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The Sacrament: A Novel por Olaf Olafsson
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The Sacrament: A Novel (edição 2020)

por Olaf Olafsson (Autor)

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12412172,334 (3.91)27
The haunting, vivid story of a nun whose past returns to her in unexpected ways, all while investigating a mysterious death and a series of harrowing abuse claims A young nun is sent by the Vatican to investigate allegations of misconduct at a Catholic school in Iceland. During her time there, on a gray winter's day, a young student at the school watches the school's headmaster, Father August Franz, fall to his death from the church tower. Two decades later, the child--now a grown man, haunted by the past--calls the nun back to the scene of the crime. Seeking peace and calm in her twilight years at a convent in France, she has no choice to make a trip to Iceland again, a trip that brings her former visit, as well as her years as a young woman in Paris, powerfully and sometimes painfully to life. In Paris, she met an Icelandic girl who she has not seen since, but whose acquaintance changed her life, a relationship she relives all while reckoning with the mystery of August Franz's death and the abuses of power that may have brought it on. In The Sacrament, critically acclaimed novelist Olaf Olafsson looks deeply at the complexity of our past lives and selves; the faulty nature of memory; and the indelible mark left by the joys and traumas of youth. Affecting and beautifully observed, The Sacrament is both propulsively told and poignantly written--tinged with the tragedy of life's regrets but also moved by the possibilities of redemption, a new work from a novelist who consistently surprises and challenges.… (mais)
Membro:ArrupeLibrary
Título:The Sacrament: A Novel
Autores:Olaf Olafsson (Autor)
Informação:Ecco (2020), 304 pages
Colecções:First Floor Library
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The Sacrament por Olaf Olafsson

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Getting older, learning to live with the past, standing on the rocks of the walls you've crashed through and those you've tried to build, is a bear. You can't tell anyone younger what it means and anyone you know your own age not only knows but is busily trying to tidy the dust off their scratched, bloody feet.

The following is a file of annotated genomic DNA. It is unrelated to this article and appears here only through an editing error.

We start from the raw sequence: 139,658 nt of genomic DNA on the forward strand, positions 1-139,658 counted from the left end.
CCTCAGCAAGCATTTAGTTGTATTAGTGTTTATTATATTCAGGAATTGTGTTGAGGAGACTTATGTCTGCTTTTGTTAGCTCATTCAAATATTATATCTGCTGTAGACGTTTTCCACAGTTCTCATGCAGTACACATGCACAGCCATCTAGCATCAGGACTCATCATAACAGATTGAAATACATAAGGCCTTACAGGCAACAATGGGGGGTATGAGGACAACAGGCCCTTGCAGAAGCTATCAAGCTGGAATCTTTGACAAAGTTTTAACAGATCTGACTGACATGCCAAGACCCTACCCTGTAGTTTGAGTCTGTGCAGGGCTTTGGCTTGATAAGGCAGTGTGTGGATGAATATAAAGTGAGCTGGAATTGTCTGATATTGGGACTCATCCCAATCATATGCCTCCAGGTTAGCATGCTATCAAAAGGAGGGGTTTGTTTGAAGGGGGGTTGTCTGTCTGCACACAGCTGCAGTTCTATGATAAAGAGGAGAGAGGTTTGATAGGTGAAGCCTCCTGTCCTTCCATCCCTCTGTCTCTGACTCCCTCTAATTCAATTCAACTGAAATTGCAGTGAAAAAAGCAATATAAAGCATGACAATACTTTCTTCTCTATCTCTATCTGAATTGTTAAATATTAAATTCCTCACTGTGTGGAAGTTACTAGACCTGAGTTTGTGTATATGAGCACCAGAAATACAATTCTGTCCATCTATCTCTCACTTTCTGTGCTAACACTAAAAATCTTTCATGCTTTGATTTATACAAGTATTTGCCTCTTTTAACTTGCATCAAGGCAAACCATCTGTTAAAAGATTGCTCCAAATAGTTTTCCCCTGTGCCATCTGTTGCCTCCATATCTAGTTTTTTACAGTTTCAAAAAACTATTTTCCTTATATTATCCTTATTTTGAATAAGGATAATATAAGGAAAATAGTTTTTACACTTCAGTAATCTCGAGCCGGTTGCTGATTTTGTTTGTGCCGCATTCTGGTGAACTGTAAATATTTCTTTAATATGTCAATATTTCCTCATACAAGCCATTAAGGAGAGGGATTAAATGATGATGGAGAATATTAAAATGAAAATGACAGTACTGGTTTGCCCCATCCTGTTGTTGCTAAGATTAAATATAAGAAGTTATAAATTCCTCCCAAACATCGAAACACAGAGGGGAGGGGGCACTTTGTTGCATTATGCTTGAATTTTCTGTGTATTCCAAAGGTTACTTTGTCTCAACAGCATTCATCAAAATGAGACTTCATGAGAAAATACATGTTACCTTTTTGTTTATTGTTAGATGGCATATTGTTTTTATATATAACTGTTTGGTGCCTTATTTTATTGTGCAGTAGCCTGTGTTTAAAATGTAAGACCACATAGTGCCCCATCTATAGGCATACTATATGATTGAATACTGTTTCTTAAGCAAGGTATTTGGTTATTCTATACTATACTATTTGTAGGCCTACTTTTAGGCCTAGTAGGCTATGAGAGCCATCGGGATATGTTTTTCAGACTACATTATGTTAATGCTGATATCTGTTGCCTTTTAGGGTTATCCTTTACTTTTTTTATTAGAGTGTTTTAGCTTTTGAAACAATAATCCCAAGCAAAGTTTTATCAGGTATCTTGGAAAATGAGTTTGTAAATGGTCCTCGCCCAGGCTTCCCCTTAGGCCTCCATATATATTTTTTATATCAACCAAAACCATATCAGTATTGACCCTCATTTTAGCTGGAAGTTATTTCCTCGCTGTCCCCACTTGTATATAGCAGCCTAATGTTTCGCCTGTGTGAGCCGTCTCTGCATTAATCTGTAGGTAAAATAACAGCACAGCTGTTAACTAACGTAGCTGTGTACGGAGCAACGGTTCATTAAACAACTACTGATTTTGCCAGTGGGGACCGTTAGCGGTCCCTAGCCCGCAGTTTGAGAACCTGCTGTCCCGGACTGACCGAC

When what you've seen, felt, done no longer matters to anyone but you...polite avowals of interest are never to be presumed upon...then Life can't take anything else from you and your fears just melt. Sad, isn't it, that the murder hornets whose wings only flap when they have a head of rage built up, never just...leave it. Their stings don't land; their rage grows. The worst has already happened, and a surprising number of people have learned from their own lives that the loud, angry buzz of Being Right heralds nothing but unpleasant tasting and smelling poison.

There is an amazing sweetness in indifference. Court it.

Favorite quotes:
The path to truth lies amid the long winding passageways of the soul, where fear and hope do battle with each other.
–and–
It is not difficult to show kindness to those we love, or even to strangers who might be in distress; it is easy to show relative consideration. The real test comes when we must forgive those who have done us harm, show love to our enemy. It is a test of our faith, our strength of mind.
–and–
I regret nothing. Was I talking to her or to myself—or to you, who watch over us without mercy, waiting for us to sin? Was I comforting myself or declaring war on you? Who knows? And nor should you, I said, and walked out. ( )
1 vote richardderus | Jan 26, 2021 |
Sister Johanna learned to speak Icelandic when she and Halla roomed together in school many years ago. About twenty years in ago, she made a trip to Iceland to investigate alleged abuse in the school. Two events marked that time. The parish priest fell from the bell tower during her visit, and she found a boy in a broom closet. In the present she goes back to Iceland to talk with a young man who wishes to speak specifically with her although she'd rather remain at her convent tending the her rose garden and minding her dog George Harrison. The story weaves between the time periods. It can be difficult to distinguish if one doesn't pay attention to the text breaks. The beautifully written text paints a poignant picture of the understated abuse and of reflection on an unpleasant time. Sister Johanna's struggles with sexuality emerge as a secondary theme in the book. ( )